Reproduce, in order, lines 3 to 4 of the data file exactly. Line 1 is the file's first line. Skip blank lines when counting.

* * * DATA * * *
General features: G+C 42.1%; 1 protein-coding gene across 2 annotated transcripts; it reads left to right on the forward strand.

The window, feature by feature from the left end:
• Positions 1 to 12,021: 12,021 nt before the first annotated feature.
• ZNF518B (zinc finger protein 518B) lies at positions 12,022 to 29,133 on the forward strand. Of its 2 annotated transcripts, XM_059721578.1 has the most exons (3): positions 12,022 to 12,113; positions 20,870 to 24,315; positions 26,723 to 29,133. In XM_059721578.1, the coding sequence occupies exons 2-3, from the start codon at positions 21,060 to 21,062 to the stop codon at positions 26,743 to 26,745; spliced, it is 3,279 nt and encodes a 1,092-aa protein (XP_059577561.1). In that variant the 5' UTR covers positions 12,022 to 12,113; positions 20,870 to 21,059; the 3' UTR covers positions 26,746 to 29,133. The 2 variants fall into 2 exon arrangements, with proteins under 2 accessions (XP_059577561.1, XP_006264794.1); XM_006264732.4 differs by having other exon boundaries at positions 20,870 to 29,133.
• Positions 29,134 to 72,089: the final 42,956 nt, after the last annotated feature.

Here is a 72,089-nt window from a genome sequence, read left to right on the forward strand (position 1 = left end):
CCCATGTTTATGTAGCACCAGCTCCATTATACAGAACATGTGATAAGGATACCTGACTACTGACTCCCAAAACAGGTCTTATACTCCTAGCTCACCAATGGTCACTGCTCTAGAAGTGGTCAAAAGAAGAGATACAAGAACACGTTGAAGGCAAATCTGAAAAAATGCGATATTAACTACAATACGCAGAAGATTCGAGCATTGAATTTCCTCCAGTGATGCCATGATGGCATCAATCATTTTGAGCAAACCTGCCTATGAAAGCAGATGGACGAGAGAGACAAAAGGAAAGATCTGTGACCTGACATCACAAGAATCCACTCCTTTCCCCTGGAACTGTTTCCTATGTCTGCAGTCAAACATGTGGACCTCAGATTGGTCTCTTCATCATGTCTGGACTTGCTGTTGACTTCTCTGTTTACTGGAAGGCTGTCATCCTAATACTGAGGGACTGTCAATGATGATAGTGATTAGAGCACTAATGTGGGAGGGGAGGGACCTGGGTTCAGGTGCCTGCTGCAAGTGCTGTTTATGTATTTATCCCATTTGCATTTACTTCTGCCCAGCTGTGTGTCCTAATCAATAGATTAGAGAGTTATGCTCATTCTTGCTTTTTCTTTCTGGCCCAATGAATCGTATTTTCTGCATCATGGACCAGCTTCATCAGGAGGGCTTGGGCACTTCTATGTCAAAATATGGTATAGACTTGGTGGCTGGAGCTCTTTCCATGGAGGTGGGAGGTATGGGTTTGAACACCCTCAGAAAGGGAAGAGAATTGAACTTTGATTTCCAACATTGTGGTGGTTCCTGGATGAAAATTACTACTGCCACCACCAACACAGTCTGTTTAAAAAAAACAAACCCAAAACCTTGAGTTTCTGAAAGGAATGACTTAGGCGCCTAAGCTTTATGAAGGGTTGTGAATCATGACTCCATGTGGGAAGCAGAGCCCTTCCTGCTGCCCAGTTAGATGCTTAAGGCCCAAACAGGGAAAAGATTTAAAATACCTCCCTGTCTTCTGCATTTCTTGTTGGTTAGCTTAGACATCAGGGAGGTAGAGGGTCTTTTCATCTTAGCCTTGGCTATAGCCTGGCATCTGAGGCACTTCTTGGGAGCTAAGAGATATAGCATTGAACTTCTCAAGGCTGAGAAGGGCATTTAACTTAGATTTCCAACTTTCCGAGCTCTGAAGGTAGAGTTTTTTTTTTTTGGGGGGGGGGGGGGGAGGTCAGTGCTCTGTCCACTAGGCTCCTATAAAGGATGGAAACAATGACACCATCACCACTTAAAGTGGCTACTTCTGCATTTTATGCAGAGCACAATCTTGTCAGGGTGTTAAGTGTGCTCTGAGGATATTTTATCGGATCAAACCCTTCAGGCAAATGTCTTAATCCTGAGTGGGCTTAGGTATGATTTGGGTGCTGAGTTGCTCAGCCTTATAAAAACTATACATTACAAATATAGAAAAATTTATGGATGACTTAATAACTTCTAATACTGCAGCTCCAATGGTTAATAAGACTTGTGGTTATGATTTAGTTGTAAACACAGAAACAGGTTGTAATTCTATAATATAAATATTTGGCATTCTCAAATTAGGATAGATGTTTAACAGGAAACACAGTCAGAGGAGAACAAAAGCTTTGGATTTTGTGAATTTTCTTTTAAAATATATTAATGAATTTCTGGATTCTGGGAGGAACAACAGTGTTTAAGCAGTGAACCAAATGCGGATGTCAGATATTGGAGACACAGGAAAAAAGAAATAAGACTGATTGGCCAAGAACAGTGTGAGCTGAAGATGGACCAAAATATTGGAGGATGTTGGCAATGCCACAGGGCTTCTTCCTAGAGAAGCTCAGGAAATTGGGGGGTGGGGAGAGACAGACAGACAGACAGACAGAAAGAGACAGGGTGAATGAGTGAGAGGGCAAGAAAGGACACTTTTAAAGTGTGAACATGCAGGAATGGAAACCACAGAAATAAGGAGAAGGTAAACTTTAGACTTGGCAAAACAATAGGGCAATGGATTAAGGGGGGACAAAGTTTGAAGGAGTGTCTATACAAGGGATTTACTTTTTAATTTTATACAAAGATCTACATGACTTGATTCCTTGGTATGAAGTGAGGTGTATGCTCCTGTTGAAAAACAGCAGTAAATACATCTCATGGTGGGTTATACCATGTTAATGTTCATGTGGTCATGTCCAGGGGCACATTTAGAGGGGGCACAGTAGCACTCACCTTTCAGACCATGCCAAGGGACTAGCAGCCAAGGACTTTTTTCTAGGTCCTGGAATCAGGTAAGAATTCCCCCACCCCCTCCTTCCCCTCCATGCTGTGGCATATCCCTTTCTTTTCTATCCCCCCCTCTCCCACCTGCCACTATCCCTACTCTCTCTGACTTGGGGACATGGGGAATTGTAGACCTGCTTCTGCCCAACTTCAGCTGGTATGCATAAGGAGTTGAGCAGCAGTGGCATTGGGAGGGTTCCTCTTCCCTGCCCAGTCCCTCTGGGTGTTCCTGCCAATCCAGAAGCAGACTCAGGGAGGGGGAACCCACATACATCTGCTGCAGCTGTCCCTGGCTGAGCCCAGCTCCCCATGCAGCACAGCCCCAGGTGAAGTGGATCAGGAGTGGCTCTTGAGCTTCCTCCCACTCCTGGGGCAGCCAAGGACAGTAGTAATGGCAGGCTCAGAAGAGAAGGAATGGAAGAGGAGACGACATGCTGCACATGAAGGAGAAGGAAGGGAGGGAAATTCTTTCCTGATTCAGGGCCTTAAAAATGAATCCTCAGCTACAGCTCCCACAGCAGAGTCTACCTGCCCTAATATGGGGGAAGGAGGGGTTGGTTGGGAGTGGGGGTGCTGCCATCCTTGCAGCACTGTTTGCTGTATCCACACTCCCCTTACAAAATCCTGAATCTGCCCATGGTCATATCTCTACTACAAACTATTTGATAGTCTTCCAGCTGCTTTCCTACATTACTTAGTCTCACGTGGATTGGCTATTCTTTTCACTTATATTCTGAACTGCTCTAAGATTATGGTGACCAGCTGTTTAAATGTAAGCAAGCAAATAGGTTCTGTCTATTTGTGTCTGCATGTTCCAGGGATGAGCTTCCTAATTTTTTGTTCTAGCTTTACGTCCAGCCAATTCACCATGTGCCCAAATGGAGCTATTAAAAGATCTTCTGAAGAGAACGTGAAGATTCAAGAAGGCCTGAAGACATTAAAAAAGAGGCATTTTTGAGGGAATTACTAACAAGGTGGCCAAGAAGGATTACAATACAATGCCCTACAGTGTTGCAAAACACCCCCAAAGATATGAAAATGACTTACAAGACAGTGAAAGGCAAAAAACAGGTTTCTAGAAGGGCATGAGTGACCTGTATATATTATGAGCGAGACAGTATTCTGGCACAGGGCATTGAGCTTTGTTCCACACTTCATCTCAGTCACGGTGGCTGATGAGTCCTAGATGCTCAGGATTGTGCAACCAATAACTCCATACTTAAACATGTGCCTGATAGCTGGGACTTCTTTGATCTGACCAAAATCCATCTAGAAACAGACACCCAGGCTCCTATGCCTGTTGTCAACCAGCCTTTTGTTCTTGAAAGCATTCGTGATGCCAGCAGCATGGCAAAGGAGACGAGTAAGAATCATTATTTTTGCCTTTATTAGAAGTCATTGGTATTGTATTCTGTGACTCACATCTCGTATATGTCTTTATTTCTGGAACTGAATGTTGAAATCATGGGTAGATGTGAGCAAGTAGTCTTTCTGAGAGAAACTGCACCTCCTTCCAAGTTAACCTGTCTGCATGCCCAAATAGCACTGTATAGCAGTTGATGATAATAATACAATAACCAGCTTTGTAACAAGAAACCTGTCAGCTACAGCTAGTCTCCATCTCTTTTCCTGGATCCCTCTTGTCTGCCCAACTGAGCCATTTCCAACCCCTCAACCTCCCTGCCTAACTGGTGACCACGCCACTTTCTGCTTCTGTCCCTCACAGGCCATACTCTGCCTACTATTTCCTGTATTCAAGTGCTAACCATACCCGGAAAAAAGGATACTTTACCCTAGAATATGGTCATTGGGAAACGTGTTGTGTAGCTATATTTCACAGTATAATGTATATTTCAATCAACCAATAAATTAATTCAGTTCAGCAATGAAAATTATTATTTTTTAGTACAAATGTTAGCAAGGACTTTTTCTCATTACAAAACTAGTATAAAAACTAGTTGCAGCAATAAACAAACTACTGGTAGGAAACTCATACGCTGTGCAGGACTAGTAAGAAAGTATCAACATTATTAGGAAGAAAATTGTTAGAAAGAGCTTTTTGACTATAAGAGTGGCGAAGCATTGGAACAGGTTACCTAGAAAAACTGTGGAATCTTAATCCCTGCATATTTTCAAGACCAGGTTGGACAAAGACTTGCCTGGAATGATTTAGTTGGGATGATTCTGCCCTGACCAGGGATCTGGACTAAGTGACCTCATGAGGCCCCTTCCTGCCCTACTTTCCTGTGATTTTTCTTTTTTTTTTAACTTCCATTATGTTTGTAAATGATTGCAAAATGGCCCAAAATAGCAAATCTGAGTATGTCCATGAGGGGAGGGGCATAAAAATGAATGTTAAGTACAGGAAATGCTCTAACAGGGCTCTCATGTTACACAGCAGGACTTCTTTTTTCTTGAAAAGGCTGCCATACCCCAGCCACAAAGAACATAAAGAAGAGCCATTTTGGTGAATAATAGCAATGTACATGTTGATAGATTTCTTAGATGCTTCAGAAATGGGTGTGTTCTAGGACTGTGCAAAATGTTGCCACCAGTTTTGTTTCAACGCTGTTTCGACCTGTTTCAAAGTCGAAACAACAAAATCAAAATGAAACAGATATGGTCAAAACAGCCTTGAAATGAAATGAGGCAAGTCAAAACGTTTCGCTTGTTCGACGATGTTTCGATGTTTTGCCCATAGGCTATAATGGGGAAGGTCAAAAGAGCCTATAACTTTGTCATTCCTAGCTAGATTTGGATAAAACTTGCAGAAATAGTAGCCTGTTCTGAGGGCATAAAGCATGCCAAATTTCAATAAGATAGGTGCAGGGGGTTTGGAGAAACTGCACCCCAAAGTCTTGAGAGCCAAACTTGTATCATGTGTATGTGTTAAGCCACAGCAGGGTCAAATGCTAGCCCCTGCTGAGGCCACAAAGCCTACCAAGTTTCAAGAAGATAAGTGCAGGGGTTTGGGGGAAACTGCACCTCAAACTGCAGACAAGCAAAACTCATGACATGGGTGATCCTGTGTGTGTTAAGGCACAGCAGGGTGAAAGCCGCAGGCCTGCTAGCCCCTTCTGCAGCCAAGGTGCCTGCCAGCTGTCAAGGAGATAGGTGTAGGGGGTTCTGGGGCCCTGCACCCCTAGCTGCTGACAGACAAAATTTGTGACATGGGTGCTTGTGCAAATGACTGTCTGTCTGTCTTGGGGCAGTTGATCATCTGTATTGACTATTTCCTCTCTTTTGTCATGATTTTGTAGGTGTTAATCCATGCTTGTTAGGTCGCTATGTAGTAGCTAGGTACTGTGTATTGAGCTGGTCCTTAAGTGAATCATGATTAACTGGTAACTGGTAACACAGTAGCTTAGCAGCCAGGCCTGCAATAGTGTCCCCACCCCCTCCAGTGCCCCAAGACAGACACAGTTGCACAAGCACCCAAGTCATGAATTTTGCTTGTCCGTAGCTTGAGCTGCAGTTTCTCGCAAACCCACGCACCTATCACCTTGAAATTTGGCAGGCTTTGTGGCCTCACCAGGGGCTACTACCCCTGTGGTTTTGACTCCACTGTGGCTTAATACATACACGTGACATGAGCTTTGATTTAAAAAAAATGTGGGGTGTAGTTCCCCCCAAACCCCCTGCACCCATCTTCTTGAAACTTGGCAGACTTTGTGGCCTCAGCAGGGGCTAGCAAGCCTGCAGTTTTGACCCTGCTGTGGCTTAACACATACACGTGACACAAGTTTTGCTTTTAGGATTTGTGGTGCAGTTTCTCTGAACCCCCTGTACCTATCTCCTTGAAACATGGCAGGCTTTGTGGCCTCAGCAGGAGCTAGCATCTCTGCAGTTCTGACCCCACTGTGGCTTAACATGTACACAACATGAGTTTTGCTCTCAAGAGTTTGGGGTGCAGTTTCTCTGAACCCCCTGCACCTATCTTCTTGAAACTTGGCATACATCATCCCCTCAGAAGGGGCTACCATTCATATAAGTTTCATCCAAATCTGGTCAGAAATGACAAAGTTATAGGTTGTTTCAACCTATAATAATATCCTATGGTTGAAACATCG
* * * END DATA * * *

• Positions 1 to 12,021: 12,021 nt before the first annotated feature.
• ZNF518B (zinc finger protein 518B) lies at positions 12,022 to 29,133 on the forward strand. Of its 2 annotated transcripts, XM_059721578.1 has the most exons (3): positions 12,022 to 12,113; positions 20,870 to 24,315; positions 26,723 to 29,133. In XM_059721578.1, the coding sequence occupies exons 2-3, from the start codon at positions 21,060 to 21,062 to the stop codon at positions 26,743 to 26,745; spliced, it is 3,279 nt and encodes a 1,092-aa protein (XP_059577561.1). In that variant the 5' UTR covers positions 12,022 to 12,113; positions 20,870 to 21,059; the 3' UTR covers positions 26,746 to 29,133. The 2 variants fall into 2 exon arrangements, with proteins under 2 accessions (XP_059577561.1, XP_006264794.1); XM_006264732.4 differs by having other exon boundaries at positions 20,870 to 29,133.